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“We have a responsibility as content makers to reward users for their attention by making consistently excellent stories,” Anrick Bregman, p26

June 2012

201 the new heroes of design the design manual

£6.00 June 2012

Inside__ Büro North • sehsucht • Edi Inderbitzin gareth o’Brien • dixonBaxi • olimpia Zagnoli Teacake Design • Kris hofmann • Ben Secret anrick Bregman • Estúdio Alice • evermade Use Illustrator Cs6’s Pattern Creation mode mi • Master Photoshop’s new 3D tools abby Byrne • Wendy Tan-Lui Chan your portfolios & more

studio profile teacake design Projection mapping comes of age


Plus expert tutorials in After Effects and Indesign

Master Photoshop’s new 3d tools Mi:Playstation Vita uncovered

NEW HEROES of Design young, talented and after your job: the world’s hottest new creatives reveal their powers

Cover illustration by André gottschalk


Industry secrets including:

• D&AD on being more employable • 10 ways to pitch to clients and win • Set up your own pop-up shop

discover what agency bosses and art directors are looking for June 2012

C$19.95 £6.00


c o n t e n t s If you see this, then it’s on the cover





Meet the creatives behind the best new design work – from stunning motion graphics to saucy kitchenware

Anrick Bregman:can a website make you cry? Edi Inderbitzin:be brave with branding gareth o’Brien:step away from the computer

the Design manual


the new heroes of Design


great portfolio = great JoB


the designer’s guide to everything.this month we bring you 10 job-winning ways to make yourself more employable

Meet the new wave of talented young creatives who are helping shape the world of design

We ask our panel of experts exactly what creative pros look for in the portfolios of potential employees

reverting to type


the light fantastic


creative sKills


how teacake design’s founders fuse a love of craftmanship with fresh, modern creative to produce impressive results

Projection mapping has finally come of age – and its popularity shows no sign of waning. so what’s actually involved?

Learn how to work smarter and faster in Photoshop, Illustrator, Indesign and more with our in-depth, expert tutorials



my Design classic


this showcase section gives you the chance to show off your talent, creativity and design skills to the wider world

designer and illustrator Anthony Burrill on the unsung hero of the product design world:the classic wooden chip fork



get every issue of Computer Arts delivered to your door for the next 12 months – and save up to 40% off the normal asking price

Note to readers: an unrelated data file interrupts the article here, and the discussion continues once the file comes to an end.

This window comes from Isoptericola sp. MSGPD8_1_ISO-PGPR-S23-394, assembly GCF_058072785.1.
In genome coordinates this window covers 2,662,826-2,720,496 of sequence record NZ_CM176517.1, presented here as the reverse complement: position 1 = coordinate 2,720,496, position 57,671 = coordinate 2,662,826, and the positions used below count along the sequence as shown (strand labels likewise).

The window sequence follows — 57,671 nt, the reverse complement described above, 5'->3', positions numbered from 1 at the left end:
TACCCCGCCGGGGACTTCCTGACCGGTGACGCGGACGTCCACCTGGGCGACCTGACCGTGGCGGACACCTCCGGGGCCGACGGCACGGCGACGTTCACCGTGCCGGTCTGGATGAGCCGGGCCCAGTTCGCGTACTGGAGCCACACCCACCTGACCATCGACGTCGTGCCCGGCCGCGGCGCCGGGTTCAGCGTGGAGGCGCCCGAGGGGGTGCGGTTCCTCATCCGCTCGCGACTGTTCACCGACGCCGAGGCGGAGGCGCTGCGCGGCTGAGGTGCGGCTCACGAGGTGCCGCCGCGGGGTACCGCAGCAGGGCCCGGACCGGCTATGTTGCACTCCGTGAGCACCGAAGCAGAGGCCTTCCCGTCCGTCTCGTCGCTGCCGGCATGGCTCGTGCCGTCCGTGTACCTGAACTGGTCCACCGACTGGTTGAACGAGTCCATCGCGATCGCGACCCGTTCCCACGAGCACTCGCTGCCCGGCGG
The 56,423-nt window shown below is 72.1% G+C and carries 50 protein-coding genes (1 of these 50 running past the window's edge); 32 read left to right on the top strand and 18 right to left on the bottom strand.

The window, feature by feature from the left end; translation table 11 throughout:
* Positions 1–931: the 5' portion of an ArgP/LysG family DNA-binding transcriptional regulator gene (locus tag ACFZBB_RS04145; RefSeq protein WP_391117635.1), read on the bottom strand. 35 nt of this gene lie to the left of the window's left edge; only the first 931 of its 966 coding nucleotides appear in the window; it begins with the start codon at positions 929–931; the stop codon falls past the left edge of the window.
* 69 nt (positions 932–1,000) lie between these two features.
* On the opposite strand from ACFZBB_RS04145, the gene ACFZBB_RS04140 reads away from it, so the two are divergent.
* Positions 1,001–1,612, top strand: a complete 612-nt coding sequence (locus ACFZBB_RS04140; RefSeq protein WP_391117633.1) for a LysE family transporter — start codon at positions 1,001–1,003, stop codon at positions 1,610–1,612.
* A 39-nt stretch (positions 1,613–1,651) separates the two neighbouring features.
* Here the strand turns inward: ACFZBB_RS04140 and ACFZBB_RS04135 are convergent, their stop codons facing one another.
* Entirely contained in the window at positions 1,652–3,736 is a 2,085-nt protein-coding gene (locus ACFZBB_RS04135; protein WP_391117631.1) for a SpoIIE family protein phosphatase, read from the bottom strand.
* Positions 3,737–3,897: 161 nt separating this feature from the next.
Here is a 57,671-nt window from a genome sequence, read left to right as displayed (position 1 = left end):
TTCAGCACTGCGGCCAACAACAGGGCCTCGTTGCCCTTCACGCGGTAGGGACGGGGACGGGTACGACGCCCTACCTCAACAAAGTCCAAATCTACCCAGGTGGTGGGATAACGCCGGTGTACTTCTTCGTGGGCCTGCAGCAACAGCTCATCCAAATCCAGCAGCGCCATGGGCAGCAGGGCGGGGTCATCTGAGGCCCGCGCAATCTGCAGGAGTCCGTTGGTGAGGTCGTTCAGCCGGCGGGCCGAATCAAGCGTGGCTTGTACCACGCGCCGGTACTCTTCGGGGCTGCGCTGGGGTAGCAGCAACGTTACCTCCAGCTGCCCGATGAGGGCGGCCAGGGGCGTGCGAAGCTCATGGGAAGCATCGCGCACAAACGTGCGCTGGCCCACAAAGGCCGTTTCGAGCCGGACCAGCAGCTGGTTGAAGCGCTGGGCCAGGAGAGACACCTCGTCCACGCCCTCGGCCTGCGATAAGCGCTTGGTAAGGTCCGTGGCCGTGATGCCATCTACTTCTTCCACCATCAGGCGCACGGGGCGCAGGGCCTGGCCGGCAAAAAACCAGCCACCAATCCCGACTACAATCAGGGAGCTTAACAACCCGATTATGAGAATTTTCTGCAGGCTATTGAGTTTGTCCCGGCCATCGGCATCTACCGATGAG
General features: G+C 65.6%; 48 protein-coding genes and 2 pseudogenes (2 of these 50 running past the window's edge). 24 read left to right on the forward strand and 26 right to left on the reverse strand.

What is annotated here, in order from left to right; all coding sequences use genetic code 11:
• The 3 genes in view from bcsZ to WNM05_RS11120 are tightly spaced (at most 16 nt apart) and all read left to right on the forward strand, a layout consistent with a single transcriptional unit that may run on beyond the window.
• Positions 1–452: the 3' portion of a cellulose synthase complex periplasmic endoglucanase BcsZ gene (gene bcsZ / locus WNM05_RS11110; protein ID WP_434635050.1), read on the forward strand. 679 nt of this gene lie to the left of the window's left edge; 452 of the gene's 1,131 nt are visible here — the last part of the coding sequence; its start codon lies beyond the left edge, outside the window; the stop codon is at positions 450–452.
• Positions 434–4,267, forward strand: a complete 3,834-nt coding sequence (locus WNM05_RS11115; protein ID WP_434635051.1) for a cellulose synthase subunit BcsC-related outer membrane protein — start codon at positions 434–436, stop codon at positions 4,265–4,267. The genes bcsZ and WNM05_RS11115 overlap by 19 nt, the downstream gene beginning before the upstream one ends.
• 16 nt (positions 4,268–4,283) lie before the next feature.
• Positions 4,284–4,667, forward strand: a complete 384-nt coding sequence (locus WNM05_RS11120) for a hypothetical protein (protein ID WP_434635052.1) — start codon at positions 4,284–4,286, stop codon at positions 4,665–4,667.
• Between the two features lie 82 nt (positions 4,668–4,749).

studio profile:teacake design _Page 70

Computer Arts June 2012

Contents Issue 201


Create a distinct brand identity using type _Page 94

the new heroes of design _Page 52

Master Photoshop’s new 3d tools _Page 84

opinion:gareth o’Brien _Page 30

Projection mapping _Page 76

studio Mi and the Playstation Vita _Page 98

output:olimpia Zagnoli _Page 14

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Create a cube calendar _Page 92

Colour adjustments in After Effects _Page 102

Computer Arts June 2012


Computer Arts June 2012

Creative skills 3d in Photoshop

Creative skills 3d in Photoshop


adobe photoshop cs6 beta

Master Photoshop’s new3dtools Luke O’Neill shows how to harness the power of Photoshop Cs6 beta’s 3d capabilities

With every new release of Photoshop there are the Adobe fanatics who are super-excited to see what’s new and those who are somewhat less enthusiastic,due in part to some iterations having only had minor tweaks and additions. I often fall into the latter camp, but with the release of Cs6 there are some distinct improvements that are certainly worth taking note of. the first thing you’ll notice is that the interface has taken on a slick, dark grey look and is now by default in a closed environment. having used Photoshop for years in its old clothes, the first thing I did was to go to Window>Application frame to open it up again and then in the interface preferences changed the colour back to a cool grey - sometimes change is not good. styling aside, my main interest is in the vastly improved 3d tools to intuitively create and map 3d artwork and text on the fly. through this tutorial I’ll run through the basics of the new 3d tools in the context of creating a vinyl album jacket. I’ll show you how you can quickly and easily create, edit and render 3d objects, and build them into your design and illustration work without the need to switch to another program. A free public beta of Photoshop Cs6 is currently available (as we go to press) for download from Adobe Labs at


Exact dimensions of vinyl jackets vary, but for this tutorial set up a new document in Photoshop measuring 312x312mm at 300dpi and in greyscale mode. With the snap to guides on, drag the horizontal and vertical guides to establish a centre point, fill the layer with 20% black and, holding shift, re-size it to create our background.